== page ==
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This afternoon I got an email from writer Roy Guzmán about a poem he published in Public Pool about the Orlando Massacre. I emailed Roy to ask him if LatinoUSA.org could republish this poem and he said yes, as long as we linked back to Public Pool. Here is Roy’s poem:

RESTORED MURAL FOR ORLANDO

Seconds before the shooter sprays bullets on my brothers & sisters’
bodies / the DJ stops the record from spinning / & I am interested

in that brief dazzle of pink light / how it spreads on iron-pressed
shirts until they turn purple / how a gun is a heart that has forgotten

to sing. The rapture in a stranger’s eyes / a candid take on resurrection.
You visit Orlando to fantasize about the childhood you didn’t have /

even though I grew up in Florida the trip was a luxury because I grew
up poor & when I finally could afford it I took my parents to Universal

Studios / this is the first time I ever saw my mother get on a rollercoaster
because she’s always been ashamed of her weight & we ended up

buying a timeshare by mistake / not really by mistake / but by my illusion
that my parents worked themselves sick in the U.S. so they needed

vacations / & the debt collectors still call us after all these years to remind
us of the Great Recession where my mother lost her job & my father

had to go into early retirement. Our mothers gave us names
so we would know what goes at the head of a tombstone / bare précis /

& our duty is to feel the isolation that any alignment of letters can trigger
when they’re carved out of grief / since most of us were born or bloomed

out of sorrow like swans always bent on pond water or unpaid bills /
as though we are fishing for clues about our graves / or where we’ll stop

to mislay our moisture on others’ necks. & just the night before I went
out for Drag Night at Lush with four other poets / one reason to escape

my schedule & relive my adolescence / I am afraid of attending places
that celebrate our bodies because that’s also where our bodies

have been cancelled / when you’re brown & gay you’re always dying
twice / I got to see thirteen performances by amateurs / a few special guests /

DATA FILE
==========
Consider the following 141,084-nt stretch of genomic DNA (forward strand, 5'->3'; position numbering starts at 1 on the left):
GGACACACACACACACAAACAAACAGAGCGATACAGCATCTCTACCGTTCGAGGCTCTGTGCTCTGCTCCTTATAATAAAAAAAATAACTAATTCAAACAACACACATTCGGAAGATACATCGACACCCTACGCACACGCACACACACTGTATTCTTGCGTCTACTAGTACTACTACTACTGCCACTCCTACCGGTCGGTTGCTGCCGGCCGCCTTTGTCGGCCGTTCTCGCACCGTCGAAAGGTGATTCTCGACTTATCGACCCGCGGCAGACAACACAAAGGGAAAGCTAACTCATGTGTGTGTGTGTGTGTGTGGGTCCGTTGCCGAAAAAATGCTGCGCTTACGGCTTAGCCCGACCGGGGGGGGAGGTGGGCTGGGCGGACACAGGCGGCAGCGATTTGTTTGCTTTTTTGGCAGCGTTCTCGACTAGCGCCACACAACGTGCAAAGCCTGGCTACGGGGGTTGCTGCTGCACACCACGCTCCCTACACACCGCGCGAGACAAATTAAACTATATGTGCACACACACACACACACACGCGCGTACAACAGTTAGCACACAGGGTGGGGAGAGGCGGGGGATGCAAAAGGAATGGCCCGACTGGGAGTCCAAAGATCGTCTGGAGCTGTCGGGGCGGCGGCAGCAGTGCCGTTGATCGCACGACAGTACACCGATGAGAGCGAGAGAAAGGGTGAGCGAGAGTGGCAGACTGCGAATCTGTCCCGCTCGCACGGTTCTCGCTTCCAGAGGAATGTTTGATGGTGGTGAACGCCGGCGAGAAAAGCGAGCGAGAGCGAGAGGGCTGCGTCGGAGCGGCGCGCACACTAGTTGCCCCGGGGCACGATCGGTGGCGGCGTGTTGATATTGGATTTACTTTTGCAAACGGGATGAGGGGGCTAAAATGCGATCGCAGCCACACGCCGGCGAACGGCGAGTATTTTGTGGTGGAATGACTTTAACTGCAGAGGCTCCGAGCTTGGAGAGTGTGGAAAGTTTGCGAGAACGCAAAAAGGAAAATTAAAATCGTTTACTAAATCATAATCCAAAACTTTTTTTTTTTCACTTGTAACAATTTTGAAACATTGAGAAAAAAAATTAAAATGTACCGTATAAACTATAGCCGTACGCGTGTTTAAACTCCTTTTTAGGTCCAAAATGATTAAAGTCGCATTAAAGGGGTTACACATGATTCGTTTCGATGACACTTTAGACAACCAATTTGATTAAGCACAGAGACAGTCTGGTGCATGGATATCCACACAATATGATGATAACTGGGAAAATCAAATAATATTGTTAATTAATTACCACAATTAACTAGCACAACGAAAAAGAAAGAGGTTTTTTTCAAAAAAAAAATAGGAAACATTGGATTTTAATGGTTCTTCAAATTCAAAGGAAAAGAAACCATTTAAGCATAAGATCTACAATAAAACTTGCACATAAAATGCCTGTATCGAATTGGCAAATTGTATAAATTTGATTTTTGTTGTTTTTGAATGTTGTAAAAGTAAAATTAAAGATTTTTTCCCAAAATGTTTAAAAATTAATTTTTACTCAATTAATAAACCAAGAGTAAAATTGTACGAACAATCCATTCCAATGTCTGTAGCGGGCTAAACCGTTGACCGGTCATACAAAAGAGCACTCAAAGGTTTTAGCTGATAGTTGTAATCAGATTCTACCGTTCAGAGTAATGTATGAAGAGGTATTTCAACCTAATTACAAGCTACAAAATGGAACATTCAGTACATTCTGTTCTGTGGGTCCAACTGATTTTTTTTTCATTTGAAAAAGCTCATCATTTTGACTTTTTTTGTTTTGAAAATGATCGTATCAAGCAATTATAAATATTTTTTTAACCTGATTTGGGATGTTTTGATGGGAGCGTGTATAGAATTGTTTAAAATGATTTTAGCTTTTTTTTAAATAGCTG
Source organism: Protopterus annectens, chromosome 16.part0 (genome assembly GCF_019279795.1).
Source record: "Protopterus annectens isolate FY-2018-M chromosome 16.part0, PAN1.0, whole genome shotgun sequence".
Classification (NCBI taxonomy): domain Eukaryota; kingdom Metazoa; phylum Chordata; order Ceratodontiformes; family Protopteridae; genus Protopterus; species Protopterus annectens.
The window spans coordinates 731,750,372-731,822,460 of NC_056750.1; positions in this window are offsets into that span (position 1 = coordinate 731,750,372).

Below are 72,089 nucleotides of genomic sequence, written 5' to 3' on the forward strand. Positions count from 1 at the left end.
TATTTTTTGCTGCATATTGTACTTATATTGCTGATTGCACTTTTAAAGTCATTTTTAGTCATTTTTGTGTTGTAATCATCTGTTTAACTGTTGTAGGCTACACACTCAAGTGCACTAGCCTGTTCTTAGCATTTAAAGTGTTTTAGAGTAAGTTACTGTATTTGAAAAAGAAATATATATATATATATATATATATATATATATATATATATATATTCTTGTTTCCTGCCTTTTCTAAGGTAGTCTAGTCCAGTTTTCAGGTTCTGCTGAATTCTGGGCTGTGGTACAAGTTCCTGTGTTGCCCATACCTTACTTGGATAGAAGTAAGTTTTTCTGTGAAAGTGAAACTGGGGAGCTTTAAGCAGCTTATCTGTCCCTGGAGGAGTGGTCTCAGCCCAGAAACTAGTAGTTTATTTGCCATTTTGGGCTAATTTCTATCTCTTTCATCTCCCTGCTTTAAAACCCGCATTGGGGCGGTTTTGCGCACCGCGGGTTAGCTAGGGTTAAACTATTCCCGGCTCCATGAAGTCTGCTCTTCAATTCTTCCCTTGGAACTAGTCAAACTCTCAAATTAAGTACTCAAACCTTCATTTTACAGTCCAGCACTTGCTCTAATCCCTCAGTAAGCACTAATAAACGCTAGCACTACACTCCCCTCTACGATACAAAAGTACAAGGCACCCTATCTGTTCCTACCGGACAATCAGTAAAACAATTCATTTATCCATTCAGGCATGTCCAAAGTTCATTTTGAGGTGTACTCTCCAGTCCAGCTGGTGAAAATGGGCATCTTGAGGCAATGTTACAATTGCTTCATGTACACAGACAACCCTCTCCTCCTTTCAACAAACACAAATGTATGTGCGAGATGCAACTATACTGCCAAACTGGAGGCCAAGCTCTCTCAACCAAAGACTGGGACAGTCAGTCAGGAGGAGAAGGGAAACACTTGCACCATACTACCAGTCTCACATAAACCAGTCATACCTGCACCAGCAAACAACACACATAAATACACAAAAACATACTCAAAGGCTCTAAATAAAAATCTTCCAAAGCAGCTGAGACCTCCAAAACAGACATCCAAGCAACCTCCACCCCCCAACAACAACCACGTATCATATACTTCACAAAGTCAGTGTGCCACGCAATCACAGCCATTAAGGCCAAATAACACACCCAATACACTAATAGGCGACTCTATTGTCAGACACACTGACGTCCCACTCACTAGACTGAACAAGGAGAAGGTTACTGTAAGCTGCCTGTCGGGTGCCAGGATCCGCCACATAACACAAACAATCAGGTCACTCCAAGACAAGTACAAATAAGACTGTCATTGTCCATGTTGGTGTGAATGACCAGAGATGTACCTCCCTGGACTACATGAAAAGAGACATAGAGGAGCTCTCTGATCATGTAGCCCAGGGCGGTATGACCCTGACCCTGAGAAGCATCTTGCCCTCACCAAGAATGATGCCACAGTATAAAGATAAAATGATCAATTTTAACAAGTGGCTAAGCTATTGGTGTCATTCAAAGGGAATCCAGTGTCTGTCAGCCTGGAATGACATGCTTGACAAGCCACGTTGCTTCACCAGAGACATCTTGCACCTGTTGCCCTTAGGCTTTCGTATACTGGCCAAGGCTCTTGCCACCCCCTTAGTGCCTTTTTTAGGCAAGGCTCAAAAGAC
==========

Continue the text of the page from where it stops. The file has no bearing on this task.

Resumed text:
one queen who happened to make a stop in Minneapolis / she’s a national
sensation / & the MC sang a raspy but virtuosic version of “When You’re

Good to Mama” & the boys & girls & fems lined up with their dollar bills /
which the queens scarfed down with their perfect bosoms & their teeth

& I turned to Danez & said the whole performance reminded me
of receiving communion as a child / how for me a church is a roof

that’s always collapsing / though I might have been talking about
lovers paying their condolences / so often we forget that what kills us now

once believed in our survival / that a pistol & a rifle pulled apart
can be the shape of your arms as you pull a lover closer / that when his

teeth are black it means you picked the right bottle of Sauvignon /
that in our video games one can ride a bullet toward eternity.

***

My partner is asked to sing at the vigil in Loring Park. His choir
has commissioned an hour-long piece inspired by David Levithan’s

Two Boys Kissing / in which a pair of teenagers participate in a kissing
marathon to set a new Guinness World Record. A Greek chorus of souls /

who won’t be vanquished by the epidemic / find comfort narrating the tragic
but true events. How can I sing for an entire hour about that much grief

without breaking down during the performance? my partner asks me
as I scroll through the news. On the phone / my mother says the shooter’s

hatred sprung from watching two men kiss in Bayside Marketplace in
the heart of Miami / & I am imagining how my mother might never approve

of me pressing my lips against another man’s without that man being
my father or a mistranslation of him / because even our fathers have prayed

at least once for us to be gone / No eres mi hijo maricón. In Bayside
I held an old lover’s hand before I moved away to college / the moon upon

the water like a wound that wouldn’t heal / & he dumped me soon after /
said he couldn’t bear the pain of me parting / which when you’re older

you rank as necessary pain that trained you when to open up & shut
like a house with only hurricanes moving through it / or hasty promises.

Orlando like an orange / now green with mold / but still edible for some.
The evening of the shootings / after dinner with friends who grieve

by not dying / I come home to touch my partner’s sweltering body /
a humid June evening without AC in Minnesota / far from the carnage

but still close to feel it / & we produce baby noises / an uhn for witness /
an uhn for hope / as we give shape to the carefree child of vulnerability

that runs between us every evening / safe but somehow lost / until my lover
falls asleep & I stay awake out of need & continue to whisper their names

as they are added to the list / like faces from a river of baptism. I forgive
the earth for not turning its neck further / for not allowing those pink lights

to keep flashing / for the cackles to remain intact no matter how boisterous.
In those seconds when their skin has never beamed so bright / so self-

assured / the bartender is shaking a piña colada / goose bumps flower
on someone’s arms / the streets are humming from delight / a pair of lovers

walks in / another eagerly awaits the last call of the evening. It would seem
the record wants to keep spinning while we wipe their blood from the floor.

For them we learn to touch again. For them we walk home / & we are safe.